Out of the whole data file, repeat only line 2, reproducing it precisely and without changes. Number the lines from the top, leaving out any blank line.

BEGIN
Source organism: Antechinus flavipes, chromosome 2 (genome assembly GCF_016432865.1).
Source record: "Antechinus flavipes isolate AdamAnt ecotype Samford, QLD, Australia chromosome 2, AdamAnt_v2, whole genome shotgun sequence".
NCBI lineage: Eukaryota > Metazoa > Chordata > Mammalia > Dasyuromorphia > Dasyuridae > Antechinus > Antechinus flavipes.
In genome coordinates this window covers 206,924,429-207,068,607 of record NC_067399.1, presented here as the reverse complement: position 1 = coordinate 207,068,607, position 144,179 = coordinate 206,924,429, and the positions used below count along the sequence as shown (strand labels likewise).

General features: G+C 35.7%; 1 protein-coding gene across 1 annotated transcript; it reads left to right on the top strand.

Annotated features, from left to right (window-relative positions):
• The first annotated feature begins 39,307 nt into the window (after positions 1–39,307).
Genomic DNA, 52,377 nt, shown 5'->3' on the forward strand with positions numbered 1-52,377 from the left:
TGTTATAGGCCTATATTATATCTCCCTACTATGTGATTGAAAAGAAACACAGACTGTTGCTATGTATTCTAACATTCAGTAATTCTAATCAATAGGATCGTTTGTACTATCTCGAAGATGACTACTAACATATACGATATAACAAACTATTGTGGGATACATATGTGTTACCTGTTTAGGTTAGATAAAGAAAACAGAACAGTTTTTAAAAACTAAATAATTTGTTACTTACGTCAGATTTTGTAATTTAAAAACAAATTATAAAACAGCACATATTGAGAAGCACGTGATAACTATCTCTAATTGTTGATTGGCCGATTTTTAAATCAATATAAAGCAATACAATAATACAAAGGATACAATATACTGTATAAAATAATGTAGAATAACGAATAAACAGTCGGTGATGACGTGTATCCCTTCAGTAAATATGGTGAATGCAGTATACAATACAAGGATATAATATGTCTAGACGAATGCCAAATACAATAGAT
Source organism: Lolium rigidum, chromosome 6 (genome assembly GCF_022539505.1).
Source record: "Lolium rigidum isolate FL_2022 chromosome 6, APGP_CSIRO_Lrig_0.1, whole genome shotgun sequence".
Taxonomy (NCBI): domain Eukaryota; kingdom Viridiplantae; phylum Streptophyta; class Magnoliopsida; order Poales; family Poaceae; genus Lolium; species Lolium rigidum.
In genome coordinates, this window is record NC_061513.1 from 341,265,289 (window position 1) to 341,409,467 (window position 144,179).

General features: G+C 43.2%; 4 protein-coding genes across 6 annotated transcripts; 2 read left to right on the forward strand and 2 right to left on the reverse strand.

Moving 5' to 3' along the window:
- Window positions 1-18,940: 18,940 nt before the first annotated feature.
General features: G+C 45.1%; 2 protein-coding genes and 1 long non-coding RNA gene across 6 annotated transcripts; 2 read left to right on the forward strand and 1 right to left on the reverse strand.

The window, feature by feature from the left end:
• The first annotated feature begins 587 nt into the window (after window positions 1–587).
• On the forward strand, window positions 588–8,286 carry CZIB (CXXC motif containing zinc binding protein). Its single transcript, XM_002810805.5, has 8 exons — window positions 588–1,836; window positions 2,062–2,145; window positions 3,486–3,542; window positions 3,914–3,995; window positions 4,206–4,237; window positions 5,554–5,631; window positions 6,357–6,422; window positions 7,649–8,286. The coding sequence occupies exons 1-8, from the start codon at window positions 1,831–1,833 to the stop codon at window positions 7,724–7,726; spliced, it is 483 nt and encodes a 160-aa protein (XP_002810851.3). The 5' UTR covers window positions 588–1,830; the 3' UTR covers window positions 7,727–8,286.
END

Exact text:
Source record: "Antechinus flavipes isolate AdamAnt ecotype Samford, QLD, Australia chromosome 2, AdamAnt_v2, whole genome shotgun sequence".